Although a great many issues are awaiting resolution on Israel’s national table, the parties involved in the current coalition negotiations have been focusing on one topic: the ultra-Orthodox. The headlines have focused on the political aspect of this issue, and have concerned themselves with the question of whether or not the coalition will include the ultra-Orthodox parties. But regardless of the makeup of the next government, the essential question that demands an answer is: What is the most appropriate way to address the issue of the Haredi draft?
The challenge is enormous: Most ultra-Orthodox men in Israel postpone their army service, claiming that “Torah is their profession,” and are therefore prevented by law from acquiring a profession and from entering the workforce until a relatively old age. This is a catastrophe on many levels. On the level of the Haredim themselves, most Haredim (56%) are trapped in humiliating poverty, and some succumb to the temptation to work illegally in the black economy. On the state level, some 14% of each potential annual intake of the Israeli army are young men who are part of the Haredi “society of learners,” which dilutes the human resources necessary for national security. The current situation is destructive to the Israeli economy, costing an extraordinary amount of money in excess of eight billion shekel a year.
It is important to note that the Haredi community in Israel is made up of 750,000 men and women, half of whom are under the age of 14. The rate of population growth in this community is three times the growth rate of the rest of Israel’s population. This is a catastrophic geometric progression that will erode Israel’s security, economy, and solidarity if it persists over time.
Most Haredim are acutely aware of the difficulty. New trends are beginning to emerge that can be seen as indicators of profound change: Over 6,000 ultra-Orthodox students are currently enrolled in colleges and academic institutions where they are acquiring a profession. There is also rising demand for military or civilian service within the Haredi community, even if it is somewhat limited in scope. In addition, an ultra-Orthodox middle class is beginning to emerge, although it is still a thin segment of the community. These tentative, preliminary steps are general indicators of change, but their future is far from secure. The conservative forces within Haredi society are extremely powerful, and every window that is opened to the world is guarded by a zealous guard who seeks to close it. The bulk of the struggle is yet to come.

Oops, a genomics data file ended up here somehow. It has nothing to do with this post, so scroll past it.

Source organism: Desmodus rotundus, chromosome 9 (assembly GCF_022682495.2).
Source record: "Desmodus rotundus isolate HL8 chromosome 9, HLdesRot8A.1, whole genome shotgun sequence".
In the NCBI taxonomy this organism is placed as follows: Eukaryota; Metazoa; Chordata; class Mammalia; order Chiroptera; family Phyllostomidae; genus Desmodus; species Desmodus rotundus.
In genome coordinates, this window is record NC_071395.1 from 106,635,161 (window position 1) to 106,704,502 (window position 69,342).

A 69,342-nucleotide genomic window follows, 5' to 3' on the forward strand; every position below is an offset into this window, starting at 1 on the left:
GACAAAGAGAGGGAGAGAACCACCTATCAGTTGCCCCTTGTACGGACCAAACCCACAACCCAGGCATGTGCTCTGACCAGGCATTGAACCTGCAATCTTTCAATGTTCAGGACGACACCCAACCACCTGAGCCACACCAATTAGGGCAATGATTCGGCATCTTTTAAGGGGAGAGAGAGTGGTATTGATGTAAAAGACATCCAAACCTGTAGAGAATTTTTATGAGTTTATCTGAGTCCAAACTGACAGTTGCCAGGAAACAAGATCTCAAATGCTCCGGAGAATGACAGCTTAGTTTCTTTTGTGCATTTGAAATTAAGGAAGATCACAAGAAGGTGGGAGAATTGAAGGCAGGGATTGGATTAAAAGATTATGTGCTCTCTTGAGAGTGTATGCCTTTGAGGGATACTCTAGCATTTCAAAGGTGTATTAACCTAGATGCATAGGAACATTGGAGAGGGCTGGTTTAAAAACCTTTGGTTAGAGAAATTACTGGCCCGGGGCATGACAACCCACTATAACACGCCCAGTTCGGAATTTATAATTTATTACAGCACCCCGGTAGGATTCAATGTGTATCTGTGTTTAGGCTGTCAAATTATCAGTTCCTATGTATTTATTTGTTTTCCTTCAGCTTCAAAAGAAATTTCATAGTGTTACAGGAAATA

The essential challenge facing those who are involved in the negotiations on the arrangement that will ensure equal sharing of the burden of military service is to stand firm on two fundamental commitments. The first is to arrive at an arrangement that will bring about a historic change in the relationship between Israel’s ultra-Orthodox community and Israeli society in general. The aim should be to arrive at a rate of Haredi military service—not civilian service—that is close to the rate of service of Israel’s general population. This service must take place at an age that is young enough to enable ultra-Orthodox men to integrate naturally into the academic world and the workforce following their army service, in rates that are similar to those of the rest of the population. While this change must be implemented gradually, the process must be measurable and must start immediately. The second commitment is for the state to avoid the use of coercive force against those who see the study of Torah as their life’s mission, and to take all necessary steps to protect the unique Haredi identity of those ultra-Orthodox Jews who choose to serve in the army.
It is possible to reach an arrangement that meets both of these goals. In order to do so, we must create a prudent framework that will allocate the financial resources that are currently transferred to the Haredim differently, such that institutions of Torah study only benefit from the state coffers if they allow and encourage students who are willing to integrate into general society to serve in the Israeli army once they have consolidated their identities—at an age not older than 22. This framework must provide a real and definitive response to the cries of discrimination that are rising from the majority of the Israeli public, which serves in the army today, while at the same time respecting the sensitivities of the ultra-Orthodox community.
The time has come for a historic alliance between the moderates in the two camps. It is imperative to ignore the discourse of hatred that defines the ultra-Orthodox as ignorant parasites, and it is equally imperative to ignore the discourse of hatred that defines the secular as religion haters and enemies of Judaism. Now is the time for responsible politics that sees drafting the Haredim while at the same time taking into account the values that they hold most dear as two vital sides of the same national coin.
Prof. Yedidia Z. Stern is Vice President of Research of the Israel Democracy Institute and a member of the Faculty of Law at Bar-Ilan University.
A Hebrew version of this op-ed was originally published in Yedioth Ahronoth on February 21, 2013.